For the 14 sites audited we selected a random sample of 900 voucher payments from a universe of 6,525 payment transactions for review. Based on our audit testing we determined that 83 of the 164 payment transactions that exceeded $2,500 were not in full compliance with federal procurement regulations because the medical service providers did not have binding written agreements with the USMS.
We tested transactions exceeding the $2,500 simplified acquisition procedure threshold to determine compliance with the FAR.14 We determined that the USMS was in compliance with the FAR if the medical provider had a: 1) contract with the USMS, 2) contract with another federal agency,15 or 3) contract with the local detention facility and the local detention facility was being reimbursed by the USMS.
In many cases single invoices were below the $2,500 limit. However, districts often consolidate multiple prisoner treatments when paying for outside medical costs. Districts will often batch a large number of small payments (less than $500) owed to a single hospital, clinic or doctor into one large payment. These consolidated payments normally range between $1,000 and $100,000. By definition these payments, in aggregate, exceeded the $2,500 micro-purchase threshold.
Aside from complying with the FAR, by not negotiating contracts, USMS districts could miss the opportunity to negotiate rates below Medicare. We found that districts with negotiated contracts were able to obtain pharmacy discounts and specific medical procedures below Medicare rates, as was the case in the District of South Carolina, which had a contract with a private vendor. The contract statement of work provides that the USMS receives a discount of not less than 37 percent on the list price of drugs. The audit team determined that if the District of Middle Florida had a similar contract, it would have saved $10,251 on just the four payments that the audit team reviewed.
Conversely, procuring medical services without a contract, other than a micro-purchase,16 enables a supplier to obtain government business without competition. Not establishing a network of contracted health care providers increases the opportunities for fraud, waste, and abuse by allowing district officials to select medical providers directly, rather than through a competitive process.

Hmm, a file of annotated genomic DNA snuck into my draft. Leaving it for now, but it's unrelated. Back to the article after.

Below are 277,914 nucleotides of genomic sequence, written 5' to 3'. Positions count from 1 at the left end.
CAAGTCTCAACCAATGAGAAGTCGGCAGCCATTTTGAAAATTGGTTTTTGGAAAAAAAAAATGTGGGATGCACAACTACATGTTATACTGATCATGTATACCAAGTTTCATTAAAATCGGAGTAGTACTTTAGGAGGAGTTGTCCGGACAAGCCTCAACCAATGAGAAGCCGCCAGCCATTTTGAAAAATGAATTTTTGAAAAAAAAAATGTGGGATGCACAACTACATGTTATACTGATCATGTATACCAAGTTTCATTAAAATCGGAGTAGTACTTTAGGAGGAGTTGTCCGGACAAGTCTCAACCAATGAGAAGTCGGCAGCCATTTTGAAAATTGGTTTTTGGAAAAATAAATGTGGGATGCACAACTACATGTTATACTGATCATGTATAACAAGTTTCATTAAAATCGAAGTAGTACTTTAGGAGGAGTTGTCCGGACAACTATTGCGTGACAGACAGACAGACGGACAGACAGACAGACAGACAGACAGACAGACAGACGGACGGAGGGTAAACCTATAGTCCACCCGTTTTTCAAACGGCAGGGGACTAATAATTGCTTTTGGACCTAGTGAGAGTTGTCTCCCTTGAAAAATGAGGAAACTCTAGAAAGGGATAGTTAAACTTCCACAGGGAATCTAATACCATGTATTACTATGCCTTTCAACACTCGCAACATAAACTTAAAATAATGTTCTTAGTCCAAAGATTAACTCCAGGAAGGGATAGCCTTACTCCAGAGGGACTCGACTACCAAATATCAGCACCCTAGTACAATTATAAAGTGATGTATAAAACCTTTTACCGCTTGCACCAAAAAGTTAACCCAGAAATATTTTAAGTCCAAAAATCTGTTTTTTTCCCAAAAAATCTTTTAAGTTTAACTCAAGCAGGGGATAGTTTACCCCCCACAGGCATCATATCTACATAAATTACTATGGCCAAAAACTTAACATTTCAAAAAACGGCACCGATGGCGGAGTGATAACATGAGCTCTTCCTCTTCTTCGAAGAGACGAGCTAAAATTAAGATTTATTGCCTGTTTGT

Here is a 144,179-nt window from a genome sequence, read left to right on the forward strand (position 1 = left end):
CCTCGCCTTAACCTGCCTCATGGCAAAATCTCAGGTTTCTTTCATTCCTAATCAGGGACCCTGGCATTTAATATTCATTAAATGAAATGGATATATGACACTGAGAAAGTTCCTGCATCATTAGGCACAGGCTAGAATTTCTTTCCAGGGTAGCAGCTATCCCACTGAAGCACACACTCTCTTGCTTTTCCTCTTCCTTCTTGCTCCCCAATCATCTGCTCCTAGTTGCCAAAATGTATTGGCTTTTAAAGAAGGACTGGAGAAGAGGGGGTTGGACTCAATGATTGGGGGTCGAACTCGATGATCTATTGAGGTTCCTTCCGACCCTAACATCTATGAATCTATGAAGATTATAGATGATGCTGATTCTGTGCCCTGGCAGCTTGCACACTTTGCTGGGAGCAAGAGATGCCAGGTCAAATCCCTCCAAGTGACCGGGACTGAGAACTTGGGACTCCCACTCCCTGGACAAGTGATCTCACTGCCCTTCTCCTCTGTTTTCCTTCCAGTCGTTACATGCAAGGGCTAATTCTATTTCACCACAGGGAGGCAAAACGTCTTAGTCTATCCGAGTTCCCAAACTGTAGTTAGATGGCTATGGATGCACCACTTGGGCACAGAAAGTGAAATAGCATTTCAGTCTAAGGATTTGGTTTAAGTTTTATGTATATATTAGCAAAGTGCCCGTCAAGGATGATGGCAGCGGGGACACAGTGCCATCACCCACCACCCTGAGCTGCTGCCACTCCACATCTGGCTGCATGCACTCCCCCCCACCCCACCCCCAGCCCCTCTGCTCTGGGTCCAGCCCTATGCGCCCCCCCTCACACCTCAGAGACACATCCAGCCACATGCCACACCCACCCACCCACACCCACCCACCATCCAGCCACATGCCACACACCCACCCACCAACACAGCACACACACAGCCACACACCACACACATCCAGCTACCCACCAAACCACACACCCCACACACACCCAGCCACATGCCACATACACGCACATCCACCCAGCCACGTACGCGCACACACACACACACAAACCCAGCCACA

Office of Program Review
The internal review function within the USMS falls under the jurisdiction of the Management and Budget Division, specifically the Office of Program Review. Organizationally, the Program Review Office consists of an eastern office, located at USMS Headquarters, a central office, located in Houston, Texas, and a western office, located in Denver, Colorado. Historically, Program Review's primary area of responsibility has been the performance of detailed reviews of district operations. The reviews are comprehensive in scope and cover nearly all aspects of district activity, including: 1) prisoner transport, 2) asset forfeiture, 3) contract and IGA billings, 4) judicial security, and 5) general management and administration. The inspection reports, signed by the USMS Director, contain findings and recommendations, and require a formal resolution process, documenting that necessary corrective actions have been taken.
On April 19, 2000 the USMS Deputy Director issued a memorandum directing the Program Review Office to suspend its reviews of USMS district operations. Prior to the suspension of district reviews, Program Review staff conducted about 30 district reviews annually, allowing for reviews of each of the 94 districts every 3 years. The action was defined as a short-term solution to critical staffing shortages in the field, which required that Program Review staff be detailed to district offices in need of administrative support. However, as of the last day of our fieldwork on October 28, 2003, the district review function remained on hold. According to USMS officials, the reason for the continued suspension is that the USMS plans to reorganize its internal review function, and that district review activities will remain on hold pending completion of the reorganization.
In the three years since the initial suspension of these district reviews, the Program Review Office has existed in a state of limbo. The staff is now restricted to performing property management reviews, and does so only on a special request basis. Staffing levels at the eastern office have dropped from six to two analysts. The staff assigned to the western office in Denver, Colorado, has been reduced from six to four analysts, with staff detailed to the Witness Security Program. The central office in Houston, Texas, has been closed.
Given the pervasiveness of the internal control weaknesses at the district level that we encountered throughout this audit, it is difficult to justify the effective dismantling of the agency's internal review function. We believe that USMS management needs to reconsider its decision to suspend detailed district reviews.
We recommend the USMS: